Virgin peeps in at party. Slowly gets turned-on


by Peter Watts

My first Twitter attempt occurred a year ago. All dressed-up, I entered the Twittersphere to join the party.

One weekend of searchings and followings accessed such a deluge of comedians, politicians, business-people and journalists, all careening in a tweet-out riot that it left me clear of the dance-floor and glued to the wall. It was all one way, over-whelming, and confusing. Flashbacks to nightclub nights in the 90’s. All reminiscently shallow, and what was more, no-one was talking to me! (Sadly, that bit too was reminiscent).

I retreated.

Twelve months later and there on my iPhone the blue birdie still beckoned. Maybe have another go, and this time, be more selective.

An initial 25. A comfortable number. Off starts the conversation again. I limit my followings. Still though, no-one appears to be talking to me.

I make my first few cautious re-tweets to see if that stirs anything. Zilch! Don’t give up. Try posting a few comments. Nope, still zilch. My eyes drift back toward the exit.

I get a message! Someone liked a post! Huge and joyous celebrations. I exist after all!  I have my first new follower who I swiftly follow back, sharing connections. We have similar tastes, many of whom I decide to follow in turn. Brand new connections tweet lines of thought I haven’t played with before. The riot seems to be breaking-up a little. Rather than a writhing mass it now resembles multi-branching conga lines dancing to their own mysterious rules.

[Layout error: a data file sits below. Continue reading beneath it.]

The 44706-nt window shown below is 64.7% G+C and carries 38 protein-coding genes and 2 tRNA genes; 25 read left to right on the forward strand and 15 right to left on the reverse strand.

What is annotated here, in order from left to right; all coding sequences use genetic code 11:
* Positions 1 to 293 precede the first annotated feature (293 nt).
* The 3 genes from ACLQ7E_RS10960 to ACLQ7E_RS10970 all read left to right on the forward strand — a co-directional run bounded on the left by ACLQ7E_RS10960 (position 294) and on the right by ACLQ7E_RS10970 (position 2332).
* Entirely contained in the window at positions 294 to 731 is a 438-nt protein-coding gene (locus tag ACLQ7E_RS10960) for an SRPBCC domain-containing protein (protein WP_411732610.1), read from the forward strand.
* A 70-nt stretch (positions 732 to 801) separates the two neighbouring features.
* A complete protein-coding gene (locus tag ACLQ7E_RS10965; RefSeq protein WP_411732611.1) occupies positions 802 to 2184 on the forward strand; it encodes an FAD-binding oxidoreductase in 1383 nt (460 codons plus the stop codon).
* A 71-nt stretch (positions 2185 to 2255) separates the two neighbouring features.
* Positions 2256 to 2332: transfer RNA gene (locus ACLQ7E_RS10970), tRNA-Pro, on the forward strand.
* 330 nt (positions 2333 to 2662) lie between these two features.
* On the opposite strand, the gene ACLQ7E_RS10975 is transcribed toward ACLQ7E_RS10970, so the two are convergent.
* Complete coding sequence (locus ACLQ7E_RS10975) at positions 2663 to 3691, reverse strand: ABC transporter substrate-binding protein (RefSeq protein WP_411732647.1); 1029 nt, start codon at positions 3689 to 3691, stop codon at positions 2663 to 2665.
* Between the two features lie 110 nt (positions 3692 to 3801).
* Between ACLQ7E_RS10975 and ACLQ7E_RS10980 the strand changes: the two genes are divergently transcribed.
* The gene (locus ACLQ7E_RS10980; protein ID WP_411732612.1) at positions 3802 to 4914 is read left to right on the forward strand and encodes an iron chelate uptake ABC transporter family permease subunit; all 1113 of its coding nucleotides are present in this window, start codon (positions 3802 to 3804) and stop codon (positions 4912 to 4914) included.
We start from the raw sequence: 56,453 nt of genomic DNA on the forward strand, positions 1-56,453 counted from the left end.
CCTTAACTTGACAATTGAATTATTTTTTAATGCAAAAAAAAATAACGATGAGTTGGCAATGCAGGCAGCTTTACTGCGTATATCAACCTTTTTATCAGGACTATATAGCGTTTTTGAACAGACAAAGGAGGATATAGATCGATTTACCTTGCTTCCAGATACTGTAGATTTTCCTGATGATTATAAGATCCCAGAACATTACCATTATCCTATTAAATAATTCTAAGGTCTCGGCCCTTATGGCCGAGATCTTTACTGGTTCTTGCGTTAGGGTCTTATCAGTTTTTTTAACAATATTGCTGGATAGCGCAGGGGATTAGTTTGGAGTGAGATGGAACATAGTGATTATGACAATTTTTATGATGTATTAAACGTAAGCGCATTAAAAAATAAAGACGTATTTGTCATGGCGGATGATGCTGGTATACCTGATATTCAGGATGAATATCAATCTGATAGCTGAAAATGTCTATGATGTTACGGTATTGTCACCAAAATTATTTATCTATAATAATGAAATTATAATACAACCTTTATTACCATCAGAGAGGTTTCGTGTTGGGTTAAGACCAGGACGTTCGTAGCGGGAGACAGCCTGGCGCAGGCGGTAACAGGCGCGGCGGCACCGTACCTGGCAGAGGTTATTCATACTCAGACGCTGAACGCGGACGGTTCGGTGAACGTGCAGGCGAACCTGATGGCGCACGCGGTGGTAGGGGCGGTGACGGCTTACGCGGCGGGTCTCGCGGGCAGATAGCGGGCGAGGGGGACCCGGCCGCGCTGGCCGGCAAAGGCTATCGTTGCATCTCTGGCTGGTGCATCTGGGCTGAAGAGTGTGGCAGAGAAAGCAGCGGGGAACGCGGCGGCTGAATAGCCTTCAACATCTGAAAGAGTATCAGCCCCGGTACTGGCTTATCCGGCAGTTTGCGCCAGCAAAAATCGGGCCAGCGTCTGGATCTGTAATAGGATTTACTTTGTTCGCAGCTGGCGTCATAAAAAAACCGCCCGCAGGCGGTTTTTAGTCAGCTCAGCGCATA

One month in and I no longer feel glued to the wall. Inspiring people appear and new conga-lines of ideas open up. New opinions, new topics, new thoughts.

For a presenter, the ability to surprise an audience with novel thinking creates a memorable presentation. In order to surprise others, you must first embrace the chance to be surprised yourself.

It’s early days, and I’m still figuring out the moves, but I now see that the information orgy of Twitter rewards curiosity with new ideas, and new ideas are always worth turning on.

Resources:

For a useful guide to starting out with Twitter, try “The Bare Bones Guide to Twitter” published by Adam Werbach in The Atlantic.

For comfort in those early weeks, this wonderful blog post by Annie Andre. As newbies, we are not alone!

And for a cautionary tale of Twit-Addiction, Larry Carlat’s “Confessions of a Tweeter” from the NY Times

Leave a Reply

Fill in your details below or click an icon to log in:

WordPress.com Logo

You are commenting using your WordPress.com account. Log Out / Change )

Twitter picture

You are commenting using your Twitter account. Log Out / Change )

Facebook photo

You are commenting using your Facebook account. Log Out / Change )

Google+ photo

You are commenting using your Google+ account. Log Out / Change )

Connecting to %s

%d bloggers like this: